Public-key cryptosystems are based on (presumed) trap-door one-way
functions. The public key gives information about the particular
instance of the function; the private key gives information about the
trap door. Whoever knows the trap door can perform the function easily
in both directions, but anyone lacking the trap door can perform the
function only in the forward direction. The forward direction is used
for encryption and signature verification; the inverse direction is
used for decryption and signature generation.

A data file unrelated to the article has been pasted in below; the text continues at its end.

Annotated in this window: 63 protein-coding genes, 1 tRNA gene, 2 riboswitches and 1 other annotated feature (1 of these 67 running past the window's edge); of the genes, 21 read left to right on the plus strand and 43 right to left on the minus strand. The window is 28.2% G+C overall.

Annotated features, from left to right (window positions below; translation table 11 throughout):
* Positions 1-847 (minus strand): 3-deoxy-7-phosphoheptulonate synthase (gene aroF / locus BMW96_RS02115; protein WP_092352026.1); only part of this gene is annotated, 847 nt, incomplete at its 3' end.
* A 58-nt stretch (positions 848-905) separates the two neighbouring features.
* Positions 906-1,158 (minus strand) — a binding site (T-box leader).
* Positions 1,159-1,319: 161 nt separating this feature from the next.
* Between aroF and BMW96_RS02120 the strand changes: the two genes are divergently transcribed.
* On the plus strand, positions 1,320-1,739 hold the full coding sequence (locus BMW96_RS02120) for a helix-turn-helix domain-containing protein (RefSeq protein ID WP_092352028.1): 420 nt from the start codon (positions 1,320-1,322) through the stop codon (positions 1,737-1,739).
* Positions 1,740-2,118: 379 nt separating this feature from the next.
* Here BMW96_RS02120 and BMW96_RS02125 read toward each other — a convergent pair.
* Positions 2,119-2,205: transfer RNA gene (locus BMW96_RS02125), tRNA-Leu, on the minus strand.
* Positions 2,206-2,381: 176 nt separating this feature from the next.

In almost all public-key systems, the size of the key corresponds to
the size of the inputs to the one-way function; the larger the key, the
greater the difference between the efforts necessary to compute the
function in the forward and inverse directions (for someone lacking the
trap door). For a digital signature to be secure for years, for
example, it is necessary to use a trap-door one-way function with
inputs large enough that someone without the trap door would need many
years to compute the inverse function.

All practical public-key cryptosystems are based on functions that are believed to be one-way, but have not been proven to be so. This means that it is theoretically possible that an algorithm will be discovered that can compute the inverse function easily without a trap door; this development would render any cryptosystem based on that one-way function insecure and useless.